Snow White & the Huntsman

Date Wed, June 20 2012

Snow White and the Huntsman

Snow White and the Huntsman

This was the first movie I’ve seen since The Muppets, last year, and it certainly was a sight. Visually, it was entertaining and interesting, the type of film I’d like to constantly pause and take a snapshot to use for a layout or wallpaper or Facebook cover photo. I got the feeling that most people liked the appearance of it. The movie was quite artistic overall.

The plot derived from the Disney tale that we all know and love. Others didn’t enjoy this, but I did. It wasn’t anything with too many twists of turns. Some of the things we saw in the beginning came into play toward the end in obvious ways, but it was a derivation that I enjoyed nonetheless. In this story, the evil queen pretends to be a prisoner of war, and the king, Snow White’s father, takes her as his bride almost immediately. The queen plots to get rid of the kind through murder and, then, lock Snow White (Kristen Stewart) in the castle’s prison, once she has taken over the kingdom.

Initially, all is well. The queen obviously uses sorcery to remain young and beautiful, and we learn that she does this from a lesson from her mother about how men will use women and their beauty is their power. Queen Ravenna Charlize Theron) comments on Snow White’s beauty, but feels no fear of it until she ages 18, and the mirror announces that Snow White is now more fair than Ravenna. At this news, the queen knows she must kill Snow White. The crafty young woman escapes, however, and the queen sends for the huntsman (Chris Hemsworth) to retrieve her.

Of course, he disobeys the evil queen and her equally evil, but perhaps half as smart, brother. The naive princess who has been imprisoned for years and the hunstman, who drowns his sorrows in booze, team up. Along the way, they annoyed each other, cross a troll bridge and meet up with the dwarves, who also vary from the Disney version. The merry group is making way for a duke’s castle while trying to avoid the queen’s men, where Snow White knows a small army will help her fight the queen. Of note is that the duke’s son was once Snow White’s childhood friend, and he becomes a major player as he sets off to rescue the princess, once he realizes she’s still alive.

Eventually, however, Snow White is tricked by the queen and takes a bit of the poisoned apple. It seems all is lost. Until it isn’t. Of course, it has a happy-ish ending. Really, this version of Snow White is darker and more realistic. People are flawed, even the ones we like. The queen is evil, but she’s also a victim herself. True love’s kiss saves Snow White, but no one seems to realize that’s what did the trick. Her character is understandably naive but also contains a natural leadership ability that encourages farmer soldiers to follow her to war.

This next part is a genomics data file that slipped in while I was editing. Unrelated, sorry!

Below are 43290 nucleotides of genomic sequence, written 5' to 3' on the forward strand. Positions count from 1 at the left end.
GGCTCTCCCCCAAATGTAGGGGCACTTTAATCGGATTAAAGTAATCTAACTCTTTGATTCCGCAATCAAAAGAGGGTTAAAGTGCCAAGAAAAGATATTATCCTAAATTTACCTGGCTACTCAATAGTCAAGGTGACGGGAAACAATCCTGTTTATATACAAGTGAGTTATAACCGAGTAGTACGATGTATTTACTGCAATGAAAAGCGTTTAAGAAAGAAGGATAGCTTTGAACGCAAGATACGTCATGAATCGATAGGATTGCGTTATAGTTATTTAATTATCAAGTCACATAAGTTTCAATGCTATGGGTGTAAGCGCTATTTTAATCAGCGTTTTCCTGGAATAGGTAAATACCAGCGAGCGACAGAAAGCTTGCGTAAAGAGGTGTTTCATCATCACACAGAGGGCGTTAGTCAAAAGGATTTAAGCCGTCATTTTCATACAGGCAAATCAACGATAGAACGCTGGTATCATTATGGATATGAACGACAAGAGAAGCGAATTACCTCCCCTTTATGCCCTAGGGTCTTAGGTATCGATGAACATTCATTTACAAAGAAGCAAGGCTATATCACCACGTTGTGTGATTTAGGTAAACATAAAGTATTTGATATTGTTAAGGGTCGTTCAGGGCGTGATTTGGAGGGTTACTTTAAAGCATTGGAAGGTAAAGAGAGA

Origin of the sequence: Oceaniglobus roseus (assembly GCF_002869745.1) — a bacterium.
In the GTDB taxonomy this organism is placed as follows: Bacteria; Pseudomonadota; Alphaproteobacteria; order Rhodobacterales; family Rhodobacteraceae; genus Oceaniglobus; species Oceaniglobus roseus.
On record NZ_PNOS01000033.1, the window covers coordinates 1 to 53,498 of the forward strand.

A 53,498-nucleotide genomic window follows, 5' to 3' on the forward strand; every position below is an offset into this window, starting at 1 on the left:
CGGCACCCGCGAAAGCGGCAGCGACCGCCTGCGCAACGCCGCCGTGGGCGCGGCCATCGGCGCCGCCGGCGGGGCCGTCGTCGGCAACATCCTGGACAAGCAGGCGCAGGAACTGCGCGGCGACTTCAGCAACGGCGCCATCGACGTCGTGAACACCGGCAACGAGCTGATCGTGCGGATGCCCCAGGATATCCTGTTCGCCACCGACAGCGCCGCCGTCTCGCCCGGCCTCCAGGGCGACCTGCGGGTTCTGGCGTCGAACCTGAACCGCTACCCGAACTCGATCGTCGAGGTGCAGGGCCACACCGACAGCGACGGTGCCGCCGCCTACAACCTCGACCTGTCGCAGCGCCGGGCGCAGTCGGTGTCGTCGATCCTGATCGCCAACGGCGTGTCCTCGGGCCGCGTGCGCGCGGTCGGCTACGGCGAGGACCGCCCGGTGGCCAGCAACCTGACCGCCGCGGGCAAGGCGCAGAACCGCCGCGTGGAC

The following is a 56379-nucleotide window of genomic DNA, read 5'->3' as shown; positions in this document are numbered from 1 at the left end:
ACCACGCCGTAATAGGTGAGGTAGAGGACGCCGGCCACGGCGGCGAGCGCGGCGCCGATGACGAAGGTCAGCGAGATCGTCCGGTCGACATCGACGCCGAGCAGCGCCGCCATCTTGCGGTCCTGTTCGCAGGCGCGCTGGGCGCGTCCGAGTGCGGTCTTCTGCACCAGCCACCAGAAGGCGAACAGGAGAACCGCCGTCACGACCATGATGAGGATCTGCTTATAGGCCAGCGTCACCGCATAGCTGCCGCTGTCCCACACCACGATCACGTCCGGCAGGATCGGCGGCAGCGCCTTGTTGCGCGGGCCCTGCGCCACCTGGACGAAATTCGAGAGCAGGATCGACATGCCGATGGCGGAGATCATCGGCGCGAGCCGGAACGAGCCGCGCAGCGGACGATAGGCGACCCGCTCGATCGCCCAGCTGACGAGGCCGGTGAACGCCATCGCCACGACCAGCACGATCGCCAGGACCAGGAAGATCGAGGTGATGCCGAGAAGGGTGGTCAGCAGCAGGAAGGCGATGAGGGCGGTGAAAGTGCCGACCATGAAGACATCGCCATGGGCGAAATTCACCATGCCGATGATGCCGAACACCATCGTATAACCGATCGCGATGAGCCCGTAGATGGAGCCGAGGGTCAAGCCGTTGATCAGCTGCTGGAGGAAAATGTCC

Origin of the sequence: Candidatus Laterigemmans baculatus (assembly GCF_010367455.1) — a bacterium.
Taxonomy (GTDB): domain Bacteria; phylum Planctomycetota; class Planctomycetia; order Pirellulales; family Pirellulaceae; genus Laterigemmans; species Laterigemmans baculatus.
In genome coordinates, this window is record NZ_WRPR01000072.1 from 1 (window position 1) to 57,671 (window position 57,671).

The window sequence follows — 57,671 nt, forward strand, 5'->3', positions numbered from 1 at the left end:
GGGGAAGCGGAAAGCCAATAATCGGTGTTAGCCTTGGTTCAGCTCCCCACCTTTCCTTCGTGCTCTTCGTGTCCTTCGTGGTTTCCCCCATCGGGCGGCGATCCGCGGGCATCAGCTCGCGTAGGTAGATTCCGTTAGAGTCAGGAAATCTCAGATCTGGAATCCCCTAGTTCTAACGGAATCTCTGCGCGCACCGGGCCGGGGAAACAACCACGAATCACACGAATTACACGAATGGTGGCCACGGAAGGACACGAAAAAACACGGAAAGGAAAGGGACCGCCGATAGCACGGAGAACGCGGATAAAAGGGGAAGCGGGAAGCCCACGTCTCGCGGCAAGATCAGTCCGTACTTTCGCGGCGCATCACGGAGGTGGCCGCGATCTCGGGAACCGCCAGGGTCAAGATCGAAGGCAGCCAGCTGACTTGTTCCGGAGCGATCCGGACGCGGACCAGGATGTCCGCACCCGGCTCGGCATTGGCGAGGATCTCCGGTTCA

The movie’s plot, like real life, is complicated and messy. There seem to be no easy answers and everyone is left pondering what the film meant. You have to extrapolate, and that’s exactly why I like Snow White and the Huntsman. It’s a telling portrait of the human condition, framed with a classic fairy tale. Others would argue, however, that the story isn’t tied closely enough to the original or that the characters weren’t entirely fleshed out. I see their complaints, but I guess I did this all in my head.

I was ready to walk back into the theater and pay to see it again, especially to enjoy the wonderful song at the end once more. However, no one I went with was happy to have paid for the movie. It wasn’t as action-packed at the trailers would give it, and Kristen Steward, while not as bad as she was as Bella, isn’t a great actress. She uses twice as many facial expressions as ever before (bringing it to two!), but she can’t manage to close her eyes. Her parts aren’t spectacularly written. In fact, I think the writers had the best feel for what Queen Ravenna might say, but Snow White’s speaking roles are minimal, to begin with. Regardless, there’s no Earth where anyone would consider her more fair than Charlize Theron, and I thought Stewart didn’t quite look the baby-faced, red lipped, black haired version of Snow White that I would like.

Both the huntsman and the dwarves bring humor to the movie, but it’s not about that. Those characters are flawed, loyal, heartbroken, tragic in brave. Again, more humanity. I just can’t help think of the movie as beautiful, but do I have complaints? Yes. It’s not perfect. It’s a movie that will probably wind up forgettable in the grand scheme of things. Some might say it has more style than substance, but I think it was a good distraction for two hours. It made me laugh, tear up and feel righteous anger. I can’t ask for any more than that.

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